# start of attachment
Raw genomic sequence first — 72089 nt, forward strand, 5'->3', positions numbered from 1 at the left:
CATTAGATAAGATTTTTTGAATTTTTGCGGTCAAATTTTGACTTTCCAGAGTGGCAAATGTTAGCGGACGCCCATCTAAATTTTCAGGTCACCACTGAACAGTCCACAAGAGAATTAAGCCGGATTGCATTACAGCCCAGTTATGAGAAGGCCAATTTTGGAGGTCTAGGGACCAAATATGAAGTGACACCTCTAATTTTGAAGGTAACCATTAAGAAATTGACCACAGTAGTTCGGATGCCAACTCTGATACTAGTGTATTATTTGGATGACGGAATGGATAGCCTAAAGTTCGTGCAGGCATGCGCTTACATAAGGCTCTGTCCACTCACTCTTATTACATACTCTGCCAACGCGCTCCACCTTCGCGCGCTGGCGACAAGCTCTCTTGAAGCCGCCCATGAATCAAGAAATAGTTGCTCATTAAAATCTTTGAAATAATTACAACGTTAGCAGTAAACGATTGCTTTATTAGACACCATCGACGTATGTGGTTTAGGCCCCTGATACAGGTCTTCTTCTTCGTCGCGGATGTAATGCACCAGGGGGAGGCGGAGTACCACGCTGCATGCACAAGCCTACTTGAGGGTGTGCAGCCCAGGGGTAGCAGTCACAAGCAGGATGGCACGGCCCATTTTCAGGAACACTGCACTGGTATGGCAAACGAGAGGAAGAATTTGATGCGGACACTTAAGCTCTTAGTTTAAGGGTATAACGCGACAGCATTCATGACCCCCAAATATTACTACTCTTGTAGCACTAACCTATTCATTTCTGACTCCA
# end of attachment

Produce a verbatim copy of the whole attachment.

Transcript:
Raw genomic sequence first — 72089 nt, forward strand, 5'->3', positions numbered from 1 at the left:
CATTAGATAAGATTTTTTGAATTTTTGCGGTCAAATTTTGACTTTCCAGAGTGGCAAATGTTAGCGGACGCCCATCTAAATTTTCAGGTCACCACTGAACAGTCCACAAGAGAATTAAGCCGGATTGCATTACAGCCCAGTTATGAGAAGGCCAATTTTGGAGGTCTAGGGACCAAATATGAAGTGACACCTCTAATTTTGAAGGTAACCATTAAGAAATTGACCACAGTAGTTCGGATGCCAACTCTGATACTAGTGTATTATTTGGATGACGGAATGGATAGCCTAAAGTTCGTGCAGGCATGCGCTTACATAAGGCTCTGTCCACTCACTCTTATTACATACTCTGCCAACGCGCTCCACCTTCGCGCGCTGGCGACAAGCTCTCTTGAAGCCGCCCATGAATCAAGAAATAGTTGCTCATTAAAATCTTTGAAATAATTACAACGTTAGCAGTAAACGATTGCTTTATTAGACACCATCGACGTATGTGGTTTAGGCCCCTGATACAGGTCTTCTTCTTCGTCGCGGATGTAATGCACCAGGGGGAGGCGGAGTACCACGCTGCATGCACAAGCCTACTTGAGGGTGTGCAGCCCAGGGGTAGCAGTCACAAGCAGGATGGCACGGCCCATTTTCAGGAACACTGCACTGGTATGGCAAACGAGAGGAAGAATTTGATGCGGACACTTAAGCTCTTAGTTTAAGGGTATAACGCGACAGCATTCATGACCCCCAAATATTACTACTCTTGTAGCACTAACCTATTCATTTCTGACTCCA